foam replica of a mountain to illustrate the trajectory of infections in New York State, once a center of the pandemic.
“We don’t want to climb this mountain again,” Mr. Cuomo said, noting that he would be re-evaluating New York City’s reopening, including plans to allow indoor dining. New guidance is expected to come on Wednesday.
Hours later, Gov. Philip D. Murphy of New Jersey said that indoor dining, which was set to resume in his state Thursday, would be postponed “indefinitely.”
The prospect of indoor dining comes as more New Yorkers are disregarding rules on social distancing and face coverings.
[Read more: New York and New Jersey are reconsidering the pace of reopening.]
On July 6, New York City will be the last region in the state to enter Phase 3 of a four-phase reopening plan. The phase is set to allow indoor dining at 50 percent of occupancy; diners must also maintain social distancing.
New Yorkers are currently limited to takeout and delivery service, or outdoor dining.
Phase 3 also permits tattoo and piercing parlors, nail salons and other personal care businesses to operate. Outdoor recreational spaces, including basketball courts and dog runs, can also reopen.
As temperatures warmed this month, New Yorkers — some not in masks — began crowding streets outside bars and restaurants and public spaces. That alarmed Mr. Cuomo as well as Mayor Bill de Blasio, who on Monday expressed reservations about dining in.
“Phase 3 is moving on pace for Monday, July 6,” the mayor said at a news briefing. “But the indoor-dining element is now in question.”
Mr. Cuomo is also concerned that out-of-state visitors or returning residents will bring the virus back, prompting a second wave of infections. Last week, he, Mr. Murphy and Gov. Ned Lamont of Connecticut had announced that anyone arriving from a state currently hard hit by the coronavirus would have to quarantine for two weeks.
The unease over a possible resurgence of the coronavirus in the New York area is warranted. In recent days, states and cities across the country have paused or rolled back reopenings after spikes in cases.
On Sunday, Gov. Gavin Newsom of California rescinded the decision to reopen bars in seven counties, including Los Angeles. And in Florida, the city of Jacksonville said on Monday that face coverings would now be mandatory in any indoor public place where social distancing was not possible. The city is scheduled to host the Republican National Convention in August.
Kennedy Airport is the first airport in the country to have a coronavirus testing facility. [Daily News]
And finally: When to say ‘I love you’
Judy Mandell writes:
The words “I love you,” spoken for the first time, are milestones that let you know where a romantic relationship stands.
In one memorable “Seinfeld” episode, Jerry asks George if he told his girlfriend he loved her. “Oh, I had no choice,” he replied. “She squeezed it out of me! She’d tell me she loved me. All right, at first, I just look at her. I’d go, ‘Oh, really?’ or ‘Boy, that’s, that’s something.’ But eventually you have to come back with ‘Well, I love you.’ You know, you can only hold out for so long!”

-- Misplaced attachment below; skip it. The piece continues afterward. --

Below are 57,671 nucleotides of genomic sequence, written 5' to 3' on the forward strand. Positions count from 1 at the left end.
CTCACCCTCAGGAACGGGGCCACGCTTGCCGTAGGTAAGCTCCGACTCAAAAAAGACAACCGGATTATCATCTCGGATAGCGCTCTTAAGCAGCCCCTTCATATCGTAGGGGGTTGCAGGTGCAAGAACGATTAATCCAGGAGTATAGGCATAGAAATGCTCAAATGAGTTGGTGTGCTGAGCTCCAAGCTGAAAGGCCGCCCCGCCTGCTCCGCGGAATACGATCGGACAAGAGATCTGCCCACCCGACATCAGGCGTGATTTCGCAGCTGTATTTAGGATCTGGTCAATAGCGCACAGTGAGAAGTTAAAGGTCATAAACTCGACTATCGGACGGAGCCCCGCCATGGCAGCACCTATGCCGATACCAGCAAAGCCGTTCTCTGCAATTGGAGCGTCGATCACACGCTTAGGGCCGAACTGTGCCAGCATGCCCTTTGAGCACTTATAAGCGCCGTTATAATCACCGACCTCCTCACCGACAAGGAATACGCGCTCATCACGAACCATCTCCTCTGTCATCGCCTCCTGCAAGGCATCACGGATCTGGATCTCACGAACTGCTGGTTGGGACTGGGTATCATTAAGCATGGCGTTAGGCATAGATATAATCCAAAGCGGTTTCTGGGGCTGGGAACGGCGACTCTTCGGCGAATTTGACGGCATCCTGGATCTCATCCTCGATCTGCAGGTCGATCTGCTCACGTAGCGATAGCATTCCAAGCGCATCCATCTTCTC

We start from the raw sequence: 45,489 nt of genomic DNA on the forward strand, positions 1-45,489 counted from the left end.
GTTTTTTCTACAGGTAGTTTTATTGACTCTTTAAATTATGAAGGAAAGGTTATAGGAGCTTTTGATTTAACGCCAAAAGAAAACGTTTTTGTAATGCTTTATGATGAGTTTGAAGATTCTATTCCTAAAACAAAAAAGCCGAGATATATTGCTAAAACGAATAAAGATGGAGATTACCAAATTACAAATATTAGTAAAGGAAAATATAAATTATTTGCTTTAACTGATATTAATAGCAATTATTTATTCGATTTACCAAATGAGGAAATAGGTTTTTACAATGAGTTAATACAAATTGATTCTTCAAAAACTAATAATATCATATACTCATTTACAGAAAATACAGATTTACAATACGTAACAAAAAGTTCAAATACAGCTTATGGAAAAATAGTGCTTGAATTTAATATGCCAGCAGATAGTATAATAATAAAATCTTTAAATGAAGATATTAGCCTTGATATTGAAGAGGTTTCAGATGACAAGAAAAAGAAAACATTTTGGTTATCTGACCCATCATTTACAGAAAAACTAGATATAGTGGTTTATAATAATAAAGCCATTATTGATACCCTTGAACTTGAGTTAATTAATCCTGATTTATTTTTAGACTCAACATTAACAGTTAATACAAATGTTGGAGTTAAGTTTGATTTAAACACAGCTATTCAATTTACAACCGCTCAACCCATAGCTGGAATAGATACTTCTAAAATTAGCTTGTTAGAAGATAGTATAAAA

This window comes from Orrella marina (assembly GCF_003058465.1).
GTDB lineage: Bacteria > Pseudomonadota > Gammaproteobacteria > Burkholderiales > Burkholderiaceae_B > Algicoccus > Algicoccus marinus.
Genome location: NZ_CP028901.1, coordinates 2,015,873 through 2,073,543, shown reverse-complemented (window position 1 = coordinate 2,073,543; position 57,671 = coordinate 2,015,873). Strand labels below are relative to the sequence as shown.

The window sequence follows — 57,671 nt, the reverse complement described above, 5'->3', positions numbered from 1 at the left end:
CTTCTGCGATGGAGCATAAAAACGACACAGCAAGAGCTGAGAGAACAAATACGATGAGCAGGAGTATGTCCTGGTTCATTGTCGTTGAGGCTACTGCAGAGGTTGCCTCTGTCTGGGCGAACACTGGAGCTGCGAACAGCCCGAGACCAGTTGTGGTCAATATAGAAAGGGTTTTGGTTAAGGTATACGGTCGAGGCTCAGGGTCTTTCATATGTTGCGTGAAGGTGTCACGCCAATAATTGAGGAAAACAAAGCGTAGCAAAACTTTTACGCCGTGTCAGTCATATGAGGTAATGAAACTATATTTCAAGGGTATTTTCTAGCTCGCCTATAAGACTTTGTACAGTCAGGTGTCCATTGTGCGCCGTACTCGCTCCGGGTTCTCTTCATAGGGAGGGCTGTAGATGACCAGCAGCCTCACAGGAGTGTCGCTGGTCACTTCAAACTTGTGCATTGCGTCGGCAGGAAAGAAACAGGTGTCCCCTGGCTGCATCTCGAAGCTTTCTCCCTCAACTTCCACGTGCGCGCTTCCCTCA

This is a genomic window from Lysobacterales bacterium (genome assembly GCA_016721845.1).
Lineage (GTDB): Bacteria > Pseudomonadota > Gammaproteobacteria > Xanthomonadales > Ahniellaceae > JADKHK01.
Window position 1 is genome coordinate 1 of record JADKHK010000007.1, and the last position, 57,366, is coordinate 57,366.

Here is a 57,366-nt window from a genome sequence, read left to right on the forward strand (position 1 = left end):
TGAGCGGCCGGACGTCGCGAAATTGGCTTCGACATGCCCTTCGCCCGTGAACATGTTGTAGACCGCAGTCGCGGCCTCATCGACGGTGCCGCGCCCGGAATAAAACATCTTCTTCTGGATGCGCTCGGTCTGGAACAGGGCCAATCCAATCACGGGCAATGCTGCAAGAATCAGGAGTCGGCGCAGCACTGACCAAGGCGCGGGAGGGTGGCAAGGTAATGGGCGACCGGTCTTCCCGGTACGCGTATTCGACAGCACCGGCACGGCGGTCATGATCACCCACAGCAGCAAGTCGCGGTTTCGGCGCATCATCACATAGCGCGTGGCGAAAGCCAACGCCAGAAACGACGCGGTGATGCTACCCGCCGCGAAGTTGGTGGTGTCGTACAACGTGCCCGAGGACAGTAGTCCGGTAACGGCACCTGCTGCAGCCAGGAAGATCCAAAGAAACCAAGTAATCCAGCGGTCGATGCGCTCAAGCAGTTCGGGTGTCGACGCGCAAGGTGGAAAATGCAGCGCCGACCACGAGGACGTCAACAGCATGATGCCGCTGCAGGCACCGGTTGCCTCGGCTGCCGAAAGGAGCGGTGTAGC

Knowing just when to say “I love you” can be difficult for some people. “Just saying those three words too early could complicate the relationship,” said Jonathan Bennett, an owner of Double Trust Dating, which provides coaching, classes and support for those seeking relationships. “On the other hand, if you don’t say it, the relationship might never progress.”
A study conducted last year by the Ascent, a subsidiary of the financial services company Motley Fool, found that a majority of the 1,012 couples interviewed across the country didn’t tell their partners “I love you” until six months into the relationship.
In our own romantic research, 10 couples shared how their stories played out. Here’s one of those stories, from a couple in Brooklyn:
Allie Fleder, 32, met Annie Burns, 33, in April 2013 at lesbian night in a gay bar in Williamsburg, Brooklyn. Two weeks later Ms. Felder told Ms. Burns that she loved her over dinner in the West Village. “Allie choked on her wine in shock and thought I was crazy,” Ms. Fleder said. “But she said it back to me the next month and we’ve been saying it every day for seven years.”
Ms. Fleder is the chief operating officer of SimplyWise, a start-up company that helps people with financial decisions about retirement. Ms. Burns is a film producer for a social impact agency. Both started new jobs during the pandemic.
“We work crazy hours all week and weekend as we try to build relationships with our new co-workers over Zoom calls, and seek to understand the new realities for our new companies given the crisis,” Ms. Fleder said. “But we feel extremely lucky to be working, while so many of our friends have been furloughed or laid off.”
It’s Tuesday — share your feelings.
Metropolitan Diary: Empty seat
The bus was crowded when my sister Joan and I got on. Standing room only. We grabbed an overhead rail and hung on.
At 42nd Street, many of the passengers got off, and we were lucky to grab two seats together right behind the driver before a new crowd boarded.
As the bus, now filled again with standing riders, proceeded, I noticed that the seat next to the one where Joan was sitting was empty.
One after another, passengers approached the empty seat, looked down and moved on.
Strange, I thought. Then I looked more closely and saw the reason: There was a ripe banana in the middle of the seat.
I nudged Joan and warned her that an unobservant person might come along and just plop down on the seat. If that happened, I said, she could wind up with banana purée all over her clothes.
She picked the banana up carefully and placed it on the window ledge behind the seat. Someone sat there immediately.
We got off at 21st Street. The banana continued on downtown.
— Marie King
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